Originally published July 2007
“Boy, it began to rain like a bastard. In buckets, I swear to God. All the parents and mothers and everybody went over and stood right under the roof of the carousel, so they wouldn’t get soaked to the skin or anything, but I stuck around on the bench for quite a while. I got pretty soaking wet, especially my neck and my pants. My hunting hat really gave me quite a lot of protection, in a way, but I got soaked anyway. I didn’t care though. I felt so damn happy all of a sudden, the way old Phoebe kept going round and round. I was damn near bawling, I felt so damn happy, if you want to know the truth. I don’t know why. It was just that she looked so damn nice, the way she kept going round and round, in her blue coat and all. God, I wish you could’ve been there.”
J. D. Salinger
The Catcher In The Rye (1951)
I don’t remember how old I was when I first read The Catcher In The Rye (I still have my old Penguin Modern Classics copy which cost 30p) but I was the type who identified with Holden Caulfield and still am a little. He was the clever, sarcastic kid who wasn’t very good at games and was prematurely cynical about the world, but had a sentimental streak a mile wide. Holden was a teen rebel but not in any wild, living-on-the-edge, rock and roll sort of way. His awkwardness and love of childish innocence made him more of an indie-pop sort of rebel, the patron saint of quiet boys who start fanzines in their bedrooms, make mixtapes for pretty girls, or form indie bands.
Orange Juice made his influence apparent when they put out records on a label called “Holden Caulfield Universal”, but if they were to make a movie of the novel I’d nominate The Pale Fountains to supply the soundtrack. Edwyn Collins had Holden’s sardonic humour, but Fountains’ lead singer Michael Head captured his wistful yearning and fragile sensibility.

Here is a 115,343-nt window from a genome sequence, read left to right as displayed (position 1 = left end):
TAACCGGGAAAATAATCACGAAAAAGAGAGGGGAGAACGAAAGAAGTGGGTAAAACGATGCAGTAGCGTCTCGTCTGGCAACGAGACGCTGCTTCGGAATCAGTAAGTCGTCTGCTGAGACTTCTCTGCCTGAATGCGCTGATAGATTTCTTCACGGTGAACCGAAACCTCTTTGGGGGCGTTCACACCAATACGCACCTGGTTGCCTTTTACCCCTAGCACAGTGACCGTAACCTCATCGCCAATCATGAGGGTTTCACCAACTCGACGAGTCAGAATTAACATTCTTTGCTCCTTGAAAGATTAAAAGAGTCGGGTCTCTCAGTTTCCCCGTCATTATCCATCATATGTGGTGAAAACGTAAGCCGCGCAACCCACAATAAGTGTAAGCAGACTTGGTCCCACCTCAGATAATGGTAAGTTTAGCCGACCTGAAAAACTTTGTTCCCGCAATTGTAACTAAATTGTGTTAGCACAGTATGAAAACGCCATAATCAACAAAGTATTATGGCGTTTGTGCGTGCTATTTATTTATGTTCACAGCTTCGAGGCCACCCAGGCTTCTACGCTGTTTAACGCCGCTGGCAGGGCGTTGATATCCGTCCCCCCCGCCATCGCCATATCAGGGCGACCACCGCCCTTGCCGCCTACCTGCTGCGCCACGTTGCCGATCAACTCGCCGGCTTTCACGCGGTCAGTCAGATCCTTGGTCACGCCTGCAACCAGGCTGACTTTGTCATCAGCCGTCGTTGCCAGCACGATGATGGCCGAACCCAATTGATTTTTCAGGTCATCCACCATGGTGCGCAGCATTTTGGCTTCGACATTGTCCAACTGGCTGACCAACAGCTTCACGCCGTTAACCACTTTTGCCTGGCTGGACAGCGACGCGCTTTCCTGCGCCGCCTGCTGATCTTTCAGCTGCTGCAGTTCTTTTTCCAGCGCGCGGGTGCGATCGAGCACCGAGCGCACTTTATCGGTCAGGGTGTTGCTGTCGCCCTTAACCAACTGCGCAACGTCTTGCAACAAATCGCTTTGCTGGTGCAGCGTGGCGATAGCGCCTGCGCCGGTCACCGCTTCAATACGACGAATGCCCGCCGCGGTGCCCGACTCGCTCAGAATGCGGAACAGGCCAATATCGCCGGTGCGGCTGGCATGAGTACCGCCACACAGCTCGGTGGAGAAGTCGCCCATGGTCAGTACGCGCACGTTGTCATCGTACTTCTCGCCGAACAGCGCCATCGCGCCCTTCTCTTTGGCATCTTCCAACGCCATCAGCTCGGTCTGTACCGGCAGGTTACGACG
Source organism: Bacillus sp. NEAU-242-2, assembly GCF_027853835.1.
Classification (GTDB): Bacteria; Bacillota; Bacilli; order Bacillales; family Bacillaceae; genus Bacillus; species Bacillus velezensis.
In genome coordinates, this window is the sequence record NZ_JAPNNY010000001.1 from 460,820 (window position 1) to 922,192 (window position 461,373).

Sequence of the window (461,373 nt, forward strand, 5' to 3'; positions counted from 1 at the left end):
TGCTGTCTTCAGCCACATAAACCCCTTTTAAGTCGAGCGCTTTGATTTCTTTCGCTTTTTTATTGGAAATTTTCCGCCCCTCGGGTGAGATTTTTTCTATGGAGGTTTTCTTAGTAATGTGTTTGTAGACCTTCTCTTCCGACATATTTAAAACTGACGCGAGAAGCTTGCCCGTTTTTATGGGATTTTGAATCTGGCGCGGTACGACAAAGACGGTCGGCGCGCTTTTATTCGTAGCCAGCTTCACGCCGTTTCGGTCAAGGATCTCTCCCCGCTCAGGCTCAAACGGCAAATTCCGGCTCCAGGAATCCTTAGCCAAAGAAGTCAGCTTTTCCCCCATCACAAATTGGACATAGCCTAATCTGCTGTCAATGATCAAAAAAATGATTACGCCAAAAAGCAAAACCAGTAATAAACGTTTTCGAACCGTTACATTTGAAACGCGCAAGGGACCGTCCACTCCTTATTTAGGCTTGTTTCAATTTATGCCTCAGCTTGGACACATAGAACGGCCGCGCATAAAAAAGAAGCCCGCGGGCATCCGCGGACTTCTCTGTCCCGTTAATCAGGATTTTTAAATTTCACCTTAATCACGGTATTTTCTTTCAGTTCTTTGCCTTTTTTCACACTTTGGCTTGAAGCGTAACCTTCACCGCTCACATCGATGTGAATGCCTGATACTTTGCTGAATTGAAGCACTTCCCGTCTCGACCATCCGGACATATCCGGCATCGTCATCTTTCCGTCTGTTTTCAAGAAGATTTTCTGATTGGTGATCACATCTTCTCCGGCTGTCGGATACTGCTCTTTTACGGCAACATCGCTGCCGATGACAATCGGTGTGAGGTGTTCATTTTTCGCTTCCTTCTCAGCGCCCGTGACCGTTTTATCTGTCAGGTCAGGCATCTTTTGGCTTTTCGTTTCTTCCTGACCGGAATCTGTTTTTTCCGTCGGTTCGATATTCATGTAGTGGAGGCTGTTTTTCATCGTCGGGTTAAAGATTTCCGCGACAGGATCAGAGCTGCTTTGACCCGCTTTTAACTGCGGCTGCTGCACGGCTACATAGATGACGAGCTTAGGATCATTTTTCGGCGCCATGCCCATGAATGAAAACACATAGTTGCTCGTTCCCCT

Download: Just A Girl – The Pale Fountains (mp3)
In my movie version of Catcher In The Rye I can imagine The Fountains’ lovely second single “Thank You” bursting out like fireworks over the climactic scene with Holden’s little sister spinning around on the carousel while he breaks down in tears at the transcendent beauty of it all. With it’s soaring crescendos of strings there wouldn’t be a dry eye in the house.
Download: Thank You – The Pale Fountains (mp3)
By the time their debut album Pacific Street finally emerged in 1984 they had competition from new bands like the even more bookish and precious Prefab Sprout (who wrote songs based on Graham Greene novels). Flop though it was, the album did produce their best ever moment in the majestic single “(Don’t Let Your Love) Start A War” which was called “You’ll Start A War” on the album but was made even more swoon-worthy on this extended 12″ version. God I wish you could’ve been there.
Download: (Don’t Let Your Love) Start A War (12″ version) – The Pale Fountains (mp3)